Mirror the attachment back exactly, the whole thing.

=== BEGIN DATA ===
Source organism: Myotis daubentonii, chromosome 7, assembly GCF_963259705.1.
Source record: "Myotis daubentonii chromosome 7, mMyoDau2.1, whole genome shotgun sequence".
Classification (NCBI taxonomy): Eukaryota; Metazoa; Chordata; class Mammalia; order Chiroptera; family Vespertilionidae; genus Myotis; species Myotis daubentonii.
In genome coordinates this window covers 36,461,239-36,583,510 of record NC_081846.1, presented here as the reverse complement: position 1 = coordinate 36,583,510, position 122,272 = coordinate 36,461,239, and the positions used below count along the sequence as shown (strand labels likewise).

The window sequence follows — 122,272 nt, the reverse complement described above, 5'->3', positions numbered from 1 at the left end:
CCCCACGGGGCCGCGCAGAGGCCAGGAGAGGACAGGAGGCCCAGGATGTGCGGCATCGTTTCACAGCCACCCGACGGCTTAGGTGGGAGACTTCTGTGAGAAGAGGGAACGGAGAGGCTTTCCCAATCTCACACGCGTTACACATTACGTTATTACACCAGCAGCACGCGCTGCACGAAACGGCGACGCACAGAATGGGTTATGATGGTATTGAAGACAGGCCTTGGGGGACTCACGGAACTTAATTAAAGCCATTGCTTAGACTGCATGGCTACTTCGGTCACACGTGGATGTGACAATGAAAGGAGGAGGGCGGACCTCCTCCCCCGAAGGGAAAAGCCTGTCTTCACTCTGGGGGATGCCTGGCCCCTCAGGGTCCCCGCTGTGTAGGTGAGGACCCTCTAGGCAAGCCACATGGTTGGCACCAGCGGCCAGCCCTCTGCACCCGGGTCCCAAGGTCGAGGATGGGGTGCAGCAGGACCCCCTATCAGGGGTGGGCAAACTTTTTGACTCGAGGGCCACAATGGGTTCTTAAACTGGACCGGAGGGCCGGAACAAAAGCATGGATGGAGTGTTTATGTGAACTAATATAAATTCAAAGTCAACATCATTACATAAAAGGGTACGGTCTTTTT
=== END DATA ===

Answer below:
Source organism: Myotis daubentonii, chromosome 7, assembly GCF_963259705.1.
Source record: "Myotis daubentonii chromosome 7, mMyoDau2.1, whole genome shotgun sequence".
Classification (NCBI taxonomy): Eukaryota; Metazoa; Chordata; class Mammalia; order Chiroptera; family Vespertilionidae; genus Myotis; species Myotis daubentonii.
In genome coordinates this window covers 36,461,239-36,583,510 of record NC_081846.1, presented here as the reverse complement: position 1 = coordinate 36,583,510, position 122,272 = coordinate 36,461,239, and the positions used below count along the sequence as shown (strand labels likewise).

The window sequence follows — 122,272 nt, the reverse complement described above, 5'->3', positions numbered from 1 at the left end:
CCCCACGGGGCCGCGCAGAGGCCAGGAGAGGACAGGAGGCCCAGGATGTGCGGCATCGTTTCACAGCCACCCGACGGCTTAGGTGGGAGACTTCTGTGAGAAGAGGGAACGGAGAGGCTTTCCCAATCTCACACGCGTTACACATTACGTTATTACACCAGCAGCACGCGCTGCACGAAACGGCGACGCACAGAATGGGTTATGATGGTATTGAAGACAGGCCTTGGGGGACTCACGGAACTTAATTAAAGCCATTGCTTAGACTGCATGGCTACTTCGGTCACACGTGGATGTGACAATGAAAGGAGGAGGGCGGACCTCCTCCCCCGAAGGGAAAAGCCTGTCTTCACTCTGGGGGATGCCTGGCCCCTCAGGGTCCCCGCTGTGTAGGTGAGGACCCTCTAGGCAAGCCACATGGTTGGCACCAGCGGCCAGCCCTCTGCACCCGGGTCCCAAGGTCGAGGATGGGGTGCAGCAGGACCCCCTATCAGGGGTGGGCAAACTTTTTGACTCGAGGGCCACAATGGGTTCTTAAACTGGACCGGAGGGCCGGAACAAAAGCATGGATGGAGTGTTTATGTGAACTAATATAAATTCAAAGTCAACATCATTACATAAAAGGGTACGGTCTTTTT